Franklin Templeton Investments recently conducted a study on succession planning that included 162 RIA leaders with AUMs ranging from $100 million to $5 billion. Less than one third of them have started the process to ensure a successful transition to retirement. More than half feel that won’t affect the pool of potential buyers when they’re ready.
Financial professionals, relied upon by countless individuals and companies for sound financial planning, often fall short in that area when it comes to their own interests. Yes, the ratio of buyers to sellers is estimated at 50 to 1 right now, but that doesn’t mean you’ll get maximum value for your book of business. Successful succession requires careful planning.
Step #1: Establish a Timeline
Choosing to sell your practice on a whim when a buyer appears is not fair to your clients. If you’re thinking about moving on, establish a set timeline to do it in. A succession plan should be in place several years before your projected exit date. This gives the advisor time to refine and modify any established plans to sell or turn the business over internally.
Don’t live in fear of a lower valuation if you wait. Choose a multiplier for calculating the firm’s value and focus on growth in the remaining time you have left. A common mistake that many advisors make is “winding down” when they near the end of the road. That just decreases the asking price if you’re selling. You want the firm to be thriving when you make that deal.
Step #2: Set an Asking Price
The seller has all the leverage in the current environment. That doesn’t mean that you should be overly aggressive on the asking price. Buyers who overpay tend to fail quickly. That will leave your clients with a sense of betrayal that won’t be directed at the new owners. Don’t allow your life’s work to be tainted because you make a poor choice at the finish line.
Consult with someone who has experience in mergers and acquisitions in the financial services world. Get an accurate valuation for your firm today and for what your firm will look like when you get to your target date. If you want a higher asking price, bring more clients on board. Add value to what you’re offering to justify what you want when you walk away.
Step #3: Assess Internal Options
Succession doesn’t always need to be about selling your firm. Some senior financial advisors prefer to turn their practice over to a junior partner. This gives clients more continuity and eliminates the need to screen external buyers. Of course, you’ll need to have a qualified team inhouse to fill the roles of a successor. If not, bring start early and bring them on board.
Compensation in an internal succession typically comes in the form of continued revenue from the company after you’ve made your exit. This type of deal rarely involves a lump sum transaction, but it can provide a steady income during your golden years. That makes it worth considering. Make sure you have an attorney draw up the contract for you.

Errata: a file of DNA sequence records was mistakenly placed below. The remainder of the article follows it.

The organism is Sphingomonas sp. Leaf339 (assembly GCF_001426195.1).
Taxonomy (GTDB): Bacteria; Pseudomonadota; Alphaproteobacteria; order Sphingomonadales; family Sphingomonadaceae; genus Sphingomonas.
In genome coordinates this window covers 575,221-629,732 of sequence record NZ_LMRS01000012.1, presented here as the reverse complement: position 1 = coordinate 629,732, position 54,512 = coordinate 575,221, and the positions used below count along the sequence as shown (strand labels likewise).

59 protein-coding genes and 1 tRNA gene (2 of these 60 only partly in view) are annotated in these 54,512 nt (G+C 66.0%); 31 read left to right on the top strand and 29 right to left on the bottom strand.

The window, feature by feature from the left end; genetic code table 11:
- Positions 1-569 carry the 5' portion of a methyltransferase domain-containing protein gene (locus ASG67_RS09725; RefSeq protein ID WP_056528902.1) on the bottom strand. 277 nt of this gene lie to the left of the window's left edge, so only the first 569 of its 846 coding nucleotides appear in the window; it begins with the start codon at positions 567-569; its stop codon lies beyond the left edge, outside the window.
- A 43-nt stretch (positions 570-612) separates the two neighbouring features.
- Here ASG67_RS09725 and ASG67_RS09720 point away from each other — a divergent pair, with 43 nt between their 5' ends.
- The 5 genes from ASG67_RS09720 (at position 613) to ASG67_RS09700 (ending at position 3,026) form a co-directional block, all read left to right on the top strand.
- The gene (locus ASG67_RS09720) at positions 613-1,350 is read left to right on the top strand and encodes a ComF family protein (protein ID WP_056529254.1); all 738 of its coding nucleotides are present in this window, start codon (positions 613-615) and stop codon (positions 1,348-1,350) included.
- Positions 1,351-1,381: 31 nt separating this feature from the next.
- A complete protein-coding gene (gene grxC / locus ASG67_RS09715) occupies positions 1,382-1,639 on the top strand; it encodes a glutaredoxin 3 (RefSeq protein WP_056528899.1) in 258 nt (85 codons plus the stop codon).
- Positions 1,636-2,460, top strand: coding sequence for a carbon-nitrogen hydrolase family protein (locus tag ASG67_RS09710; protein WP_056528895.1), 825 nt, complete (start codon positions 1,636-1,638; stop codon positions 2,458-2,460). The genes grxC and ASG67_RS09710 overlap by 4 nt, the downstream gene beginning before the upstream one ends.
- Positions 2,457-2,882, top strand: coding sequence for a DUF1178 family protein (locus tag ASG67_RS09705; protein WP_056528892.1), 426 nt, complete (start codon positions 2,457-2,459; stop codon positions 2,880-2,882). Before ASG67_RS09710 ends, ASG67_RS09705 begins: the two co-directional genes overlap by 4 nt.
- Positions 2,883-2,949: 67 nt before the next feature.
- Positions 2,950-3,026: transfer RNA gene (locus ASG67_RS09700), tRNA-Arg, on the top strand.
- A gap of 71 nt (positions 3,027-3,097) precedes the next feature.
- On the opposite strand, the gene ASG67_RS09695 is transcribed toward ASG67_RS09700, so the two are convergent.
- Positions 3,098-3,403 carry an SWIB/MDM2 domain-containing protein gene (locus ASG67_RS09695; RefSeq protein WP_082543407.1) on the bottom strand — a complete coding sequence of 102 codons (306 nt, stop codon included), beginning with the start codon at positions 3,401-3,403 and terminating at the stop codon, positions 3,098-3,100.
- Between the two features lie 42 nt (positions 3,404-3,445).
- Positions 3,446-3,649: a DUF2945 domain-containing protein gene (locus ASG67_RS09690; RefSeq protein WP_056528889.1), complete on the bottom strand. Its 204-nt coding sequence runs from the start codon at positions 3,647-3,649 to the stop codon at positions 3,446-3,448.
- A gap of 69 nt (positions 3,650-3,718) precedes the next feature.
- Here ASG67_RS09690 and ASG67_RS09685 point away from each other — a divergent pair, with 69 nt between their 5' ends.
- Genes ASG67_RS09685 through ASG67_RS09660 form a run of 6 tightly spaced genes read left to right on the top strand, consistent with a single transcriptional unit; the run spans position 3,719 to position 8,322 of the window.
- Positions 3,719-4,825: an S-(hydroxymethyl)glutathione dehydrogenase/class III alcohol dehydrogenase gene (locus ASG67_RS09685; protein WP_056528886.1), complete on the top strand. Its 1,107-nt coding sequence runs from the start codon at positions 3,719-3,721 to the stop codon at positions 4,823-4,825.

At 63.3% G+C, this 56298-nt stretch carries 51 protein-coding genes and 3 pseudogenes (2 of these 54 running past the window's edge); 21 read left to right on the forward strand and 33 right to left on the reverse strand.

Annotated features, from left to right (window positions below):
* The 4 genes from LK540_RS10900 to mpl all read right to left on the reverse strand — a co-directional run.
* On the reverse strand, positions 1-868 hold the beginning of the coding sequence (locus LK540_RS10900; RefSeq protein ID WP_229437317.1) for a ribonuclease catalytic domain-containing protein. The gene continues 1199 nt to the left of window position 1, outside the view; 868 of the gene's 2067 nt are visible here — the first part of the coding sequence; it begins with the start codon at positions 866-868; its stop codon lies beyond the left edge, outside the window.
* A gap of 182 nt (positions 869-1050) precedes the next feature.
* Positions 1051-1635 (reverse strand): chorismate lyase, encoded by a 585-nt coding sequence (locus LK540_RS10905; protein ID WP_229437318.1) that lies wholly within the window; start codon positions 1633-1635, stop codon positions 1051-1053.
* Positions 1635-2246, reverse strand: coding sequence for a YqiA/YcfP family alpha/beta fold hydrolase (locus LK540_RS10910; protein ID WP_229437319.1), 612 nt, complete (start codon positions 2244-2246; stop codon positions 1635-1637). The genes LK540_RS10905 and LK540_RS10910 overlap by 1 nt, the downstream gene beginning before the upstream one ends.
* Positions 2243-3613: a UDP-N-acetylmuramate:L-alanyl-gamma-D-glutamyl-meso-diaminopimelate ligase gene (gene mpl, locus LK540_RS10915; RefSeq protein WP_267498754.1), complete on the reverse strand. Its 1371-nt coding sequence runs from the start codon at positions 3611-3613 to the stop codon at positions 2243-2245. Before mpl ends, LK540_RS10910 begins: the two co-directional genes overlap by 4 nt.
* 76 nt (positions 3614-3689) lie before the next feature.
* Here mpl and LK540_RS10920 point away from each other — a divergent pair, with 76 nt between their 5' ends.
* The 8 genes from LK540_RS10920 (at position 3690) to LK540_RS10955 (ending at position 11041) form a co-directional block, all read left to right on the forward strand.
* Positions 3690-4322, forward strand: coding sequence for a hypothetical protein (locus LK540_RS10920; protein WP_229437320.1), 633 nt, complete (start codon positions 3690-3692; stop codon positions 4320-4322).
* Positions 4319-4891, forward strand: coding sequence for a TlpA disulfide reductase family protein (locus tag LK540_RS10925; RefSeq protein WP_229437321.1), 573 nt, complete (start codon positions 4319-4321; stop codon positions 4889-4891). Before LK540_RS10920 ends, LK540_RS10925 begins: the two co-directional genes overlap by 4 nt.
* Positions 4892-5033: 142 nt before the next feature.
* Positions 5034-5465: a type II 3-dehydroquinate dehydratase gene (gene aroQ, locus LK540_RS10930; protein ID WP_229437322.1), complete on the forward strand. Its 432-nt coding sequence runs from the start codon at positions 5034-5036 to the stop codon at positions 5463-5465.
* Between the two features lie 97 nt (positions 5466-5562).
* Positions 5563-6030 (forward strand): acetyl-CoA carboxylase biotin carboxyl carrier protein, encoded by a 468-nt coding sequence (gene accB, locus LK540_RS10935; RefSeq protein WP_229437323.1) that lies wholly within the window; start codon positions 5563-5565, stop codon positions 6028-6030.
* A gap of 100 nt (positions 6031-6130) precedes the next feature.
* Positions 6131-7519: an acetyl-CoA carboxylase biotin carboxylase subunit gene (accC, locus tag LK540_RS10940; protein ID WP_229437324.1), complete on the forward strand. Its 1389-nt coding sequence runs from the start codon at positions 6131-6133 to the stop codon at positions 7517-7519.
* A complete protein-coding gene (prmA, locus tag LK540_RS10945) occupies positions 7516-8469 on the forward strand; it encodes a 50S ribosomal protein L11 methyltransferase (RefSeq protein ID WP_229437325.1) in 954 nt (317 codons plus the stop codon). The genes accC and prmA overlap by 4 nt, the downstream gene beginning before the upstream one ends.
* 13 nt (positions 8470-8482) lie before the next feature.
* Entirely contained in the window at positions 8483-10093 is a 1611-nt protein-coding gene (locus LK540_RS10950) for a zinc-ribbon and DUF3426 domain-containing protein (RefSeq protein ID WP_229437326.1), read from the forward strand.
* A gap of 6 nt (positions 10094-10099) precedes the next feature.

Step #4: Speak to an M&A Specialist
If you forego the internal succession route and want to find a buyer to acquire your company, speak to an M&A specialist with experience in financial advisory firm transactions. Bridgemark Strategies employs several people who can help you with this process. Our experience is that these things should never be done alone. We can find the right buyer and price for you.
M&A activity in our space is expected to increase dramatically in the next decade, so it’s not a bad idea to create a succession plan now, even if you’re not contemplating retirement at this moment. There may come a time when selling your firm is simply more profitable than maintaining it.
Step #5: Detach Yourself from the Process
This might be the most important step on this list. Advisors develop strong emotional attachments to their business and their clients. These emotions can get in the way when negotiating an acquisition. Many deals fall apart because the seller wants to alter the terms at the last minute or simply changes their mind about selling the firm.
Once you’ve made the decision, turn it over to the experts and let us do our job. Your part is to create the succession plan and execute the internal steps necessary to get you to your target exit date. You’ll want to do what’s right by your clients, but it’s important to separate out your emotions once you’ve decided to move on.
At Bridgemark Strategies, we are leading financial advisor recruiters and consultants serving Financial Advisors, RIAs, and Broker/Dealers nationwide. If you’re considering a transition or seeking help putting together a succession plan, we can leverage our vast network and experience to help you discover and vet new firms so you can make the best choice for your needs. Contact Us